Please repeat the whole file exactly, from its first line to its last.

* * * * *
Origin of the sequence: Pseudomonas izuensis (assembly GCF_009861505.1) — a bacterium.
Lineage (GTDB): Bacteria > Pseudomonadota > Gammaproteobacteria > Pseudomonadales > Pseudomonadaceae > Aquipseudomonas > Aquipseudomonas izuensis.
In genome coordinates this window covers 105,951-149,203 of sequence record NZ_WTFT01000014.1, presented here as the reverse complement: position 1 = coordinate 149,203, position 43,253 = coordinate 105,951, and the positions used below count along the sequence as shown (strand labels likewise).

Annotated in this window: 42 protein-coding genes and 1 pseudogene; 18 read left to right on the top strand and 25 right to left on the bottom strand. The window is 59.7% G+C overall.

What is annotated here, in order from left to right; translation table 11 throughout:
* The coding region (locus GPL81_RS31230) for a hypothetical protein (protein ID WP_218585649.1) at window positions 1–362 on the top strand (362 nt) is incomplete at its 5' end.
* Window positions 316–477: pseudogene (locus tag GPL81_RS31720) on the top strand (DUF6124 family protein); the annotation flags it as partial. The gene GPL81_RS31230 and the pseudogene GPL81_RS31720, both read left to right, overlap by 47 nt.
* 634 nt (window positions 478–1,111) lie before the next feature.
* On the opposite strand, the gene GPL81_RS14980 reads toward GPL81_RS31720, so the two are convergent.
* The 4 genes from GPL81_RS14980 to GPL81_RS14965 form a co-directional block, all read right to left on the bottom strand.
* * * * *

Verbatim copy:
Origin of the sequence: Pseudomonas izuensis (assembly GCF_009861505.1) — a bacterium.
Lineage (GTDB): Bacteria > Pseudomonadota > Gammaproteobacteria > Pseudomonadales > Pseudomonadaceae > Aquipseudomonas > Aquipseudomonas izuensis.
In genome coordinates this window covers 105,951-149,203 of sequence record NZ_WTFT01000014.1, presented here as the reverse complement: position 1 = coordinate 149,203, position 43,253 = coordinate 105,951, and the positions used below count along the sequence as shown (strand labels likewise).

Annotated in this window: 42 protein-coding genes and 1 pseudogene; 18 read left to right on the top strand and 25 right to left on the bottom strand. The window is 59.7% G+C overall.

What is annotated here, in order from left to right; translation table 11 throughout:
* The coding region (locus GPL81_RS31230) for a hypothetical protein (protein ID WP_218585649.1) at window positions 1–362 on the top strand (362 nt) is incomplete at its 5' end.
* Window positions 316–477: pseudogene (locus tag GPL81_RS31720) on the top strand (DUF6124 family protein); the annotation flags it as partial. The gene GPL81_RS31230 and the pseudogene GPL81_RS31720, both read left to right, overlap by 47 nt.
* 634 nt (window positions 478–1,111) lie before the next feature.
* On the opposite strand, the gene GPL81_RS14980 reads toward GPL81_RS31720, so the two are convergent.
* The 4 genes from GPL81_RS14980 to GPL81_RS14965 form a co-directional block, all read right to left on the bottom strand.